Psalm 30 is recited daily by observant Jews around the world in the morning prayers, right before Baruch She’amar. Ashkenazim say the complete psalm, whereas Sephardim do not say the first line, the line that speaks of dedication:
“A Psalm; a Song at the Dedication of the House; of David.”
However, according to the Sephardic siddur, Jews from North Africa do say that line on Chanukah, connecting the psalm with the dedication of the Temple.
O LORD, You brought me up from Sheol; preserved me from going down into the pit.
What is Sheol? The term Sheol, meaning a netherworld, a world of after life, is only found in biblical literature; however, Sarna likens it to the Greek “Hades” and to other netherworlds of the ancients. In contrast with other cultures, however, necromancy (communicating with the dead) is strictly forbidden in the Torah.
If “the pit” and Sheol are one and the same, why does the Psalm say on the one hand you have preserved me going down to the pit but at the same time saved me from Sheol? Sarna answers that Sheol is a metaphor for imminent danger. Lots of metaphors here in Psalms!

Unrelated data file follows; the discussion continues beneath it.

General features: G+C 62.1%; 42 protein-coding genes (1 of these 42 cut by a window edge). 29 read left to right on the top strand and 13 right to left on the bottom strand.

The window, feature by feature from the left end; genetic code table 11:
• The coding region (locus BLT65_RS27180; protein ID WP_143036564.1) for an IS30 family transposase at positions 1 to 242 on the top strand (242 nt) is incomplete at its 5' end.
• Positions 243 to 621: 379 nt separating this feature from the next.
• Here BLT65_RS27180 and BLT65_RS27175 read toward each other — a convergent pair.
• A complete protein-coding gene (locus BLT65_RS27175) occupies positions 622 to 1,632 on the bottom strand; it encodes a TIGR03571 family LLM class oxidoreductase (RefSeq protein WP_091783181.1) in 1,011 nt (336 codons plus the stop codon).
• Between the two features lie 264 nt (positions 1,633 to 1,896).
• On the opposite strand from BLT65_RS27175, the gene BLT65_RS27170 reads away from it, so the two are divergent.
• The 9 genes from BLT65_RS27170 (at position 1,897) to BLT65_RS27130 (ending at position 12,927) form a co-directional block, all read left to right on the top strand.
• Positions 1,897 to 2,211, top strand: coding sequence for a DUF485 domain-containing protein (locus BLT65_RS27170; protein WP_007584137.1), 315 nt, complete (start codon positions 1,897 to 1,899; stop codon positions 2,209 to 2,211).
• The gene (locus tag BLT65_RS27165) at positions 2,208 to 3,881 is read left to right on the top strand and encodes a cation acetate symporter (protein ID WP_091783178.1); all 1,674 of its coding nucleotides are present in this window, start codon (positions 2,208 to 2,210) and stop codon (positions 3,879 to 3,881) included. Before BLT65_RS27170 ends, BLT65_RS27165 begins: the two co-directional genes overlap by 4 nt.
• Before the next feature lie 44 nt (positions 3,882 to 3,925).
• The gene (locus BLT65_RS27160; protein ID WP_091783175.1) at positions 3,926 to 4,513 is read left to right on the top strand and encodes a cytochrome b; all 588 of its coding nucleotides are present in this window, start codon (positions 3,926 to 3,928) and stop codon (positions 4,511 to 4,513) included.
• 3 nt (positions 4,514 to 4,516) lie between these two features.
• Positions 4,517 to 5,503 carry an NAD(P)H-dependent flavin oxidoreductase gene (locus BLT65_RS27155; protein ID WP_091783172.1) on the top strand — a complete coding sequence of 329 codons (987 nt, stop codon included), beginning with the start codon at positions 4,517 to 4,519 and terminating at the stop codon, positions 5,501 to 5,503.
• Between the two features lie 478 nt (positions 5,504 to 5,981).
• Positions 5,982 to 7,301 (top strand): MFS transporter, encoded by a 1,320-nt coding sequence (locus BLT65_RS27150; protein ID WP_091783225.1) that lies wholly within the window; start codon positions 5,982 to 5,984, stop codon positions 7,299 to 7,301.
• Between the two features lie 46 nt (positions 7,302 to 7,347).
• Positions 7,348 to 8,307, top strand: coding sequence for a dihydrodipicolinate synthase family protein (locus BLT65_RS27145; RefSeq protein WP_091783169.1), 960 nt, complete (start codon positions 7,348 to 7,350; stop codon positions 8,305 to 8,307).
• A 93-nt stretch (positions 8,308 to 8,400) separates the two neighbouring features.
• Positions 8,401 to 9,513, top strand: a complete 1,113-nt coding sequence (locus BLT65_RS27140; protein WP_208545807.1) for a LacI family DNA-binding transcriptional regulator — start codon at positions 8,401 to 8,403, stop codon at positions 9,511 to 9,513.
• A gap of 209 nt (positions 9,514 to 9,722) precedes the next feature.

Finally, I’d like to end this psalm study on a happy note, so I’ll quote line 12:
You turned my lament into dancing
I think my mother, z”l, would enjoy this one. When someone dies, we make a “hesped”. That word is found in the Hebrew for “lament”. However, we can turn around the lament into a dance, into lively living. More from Sarna: “Dance involves the rhythmic movements of the body; in fact, the stem of the Hebrew term used here means ‘to writhe, whirl’. Hence, the clause in verse 12 expresses the extraordinary change from a state of torpidity to a condition of energetic bodily vigor.”
Dancing shows up elsewhere in Psalms (149:3):
Let them praise His name in the dance; let them sing praises unto Him with the timbrel and harp.
Worship through dance and music was clearly popular at that time.